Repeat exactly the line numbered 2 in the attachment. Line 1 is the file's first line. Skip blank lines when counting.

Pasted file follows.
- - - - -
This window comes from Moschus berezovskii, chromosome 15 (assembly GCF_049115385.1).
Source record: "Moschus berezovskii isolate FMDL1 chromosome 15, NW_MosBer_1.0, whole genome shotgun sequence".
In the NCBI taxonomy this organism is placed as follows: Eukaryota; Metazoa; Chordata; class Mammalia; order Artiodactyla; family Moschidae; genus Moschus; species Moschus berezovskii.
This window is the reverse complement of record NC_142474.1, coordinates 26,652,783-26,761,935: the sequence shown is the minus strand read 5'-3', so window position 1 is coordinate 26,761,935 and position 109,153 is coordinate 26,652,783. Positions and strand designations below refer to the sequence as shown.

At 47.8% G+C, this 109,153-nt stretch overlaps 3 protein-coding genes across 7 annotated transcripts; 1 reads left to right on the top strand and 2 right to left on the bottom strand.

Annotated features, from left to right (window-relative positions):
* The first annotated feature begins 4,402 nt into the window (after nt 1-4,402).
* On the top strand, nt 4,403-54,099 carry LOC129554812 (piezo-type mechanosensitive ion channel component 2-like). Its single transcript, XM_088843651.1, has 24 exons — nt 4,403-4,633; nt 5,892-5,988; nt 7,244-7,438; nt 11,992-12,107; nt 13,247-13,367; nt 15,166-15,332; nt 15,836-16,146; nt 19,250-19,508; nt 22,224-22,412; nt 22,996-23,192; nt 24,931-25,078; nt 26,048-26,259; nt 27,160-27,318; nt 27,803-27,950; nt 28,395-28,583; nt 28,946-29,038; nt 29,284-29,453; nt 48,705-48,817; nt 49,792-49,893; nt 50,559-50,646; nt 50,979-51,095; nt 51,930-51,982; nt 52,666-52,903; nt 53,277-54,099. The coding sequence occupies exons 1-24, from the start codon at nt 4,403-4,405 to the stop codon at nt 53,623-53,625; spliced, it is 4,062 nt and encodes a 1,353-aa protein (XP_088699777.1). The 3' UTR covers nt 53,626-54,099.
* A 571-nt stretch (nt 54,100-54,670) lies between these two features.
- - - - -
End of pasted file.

Source record: "Moschus berezovskii isolate FMDL1 chromosome 15, NW_MosBer_1.0, whole genome shotgun sequence".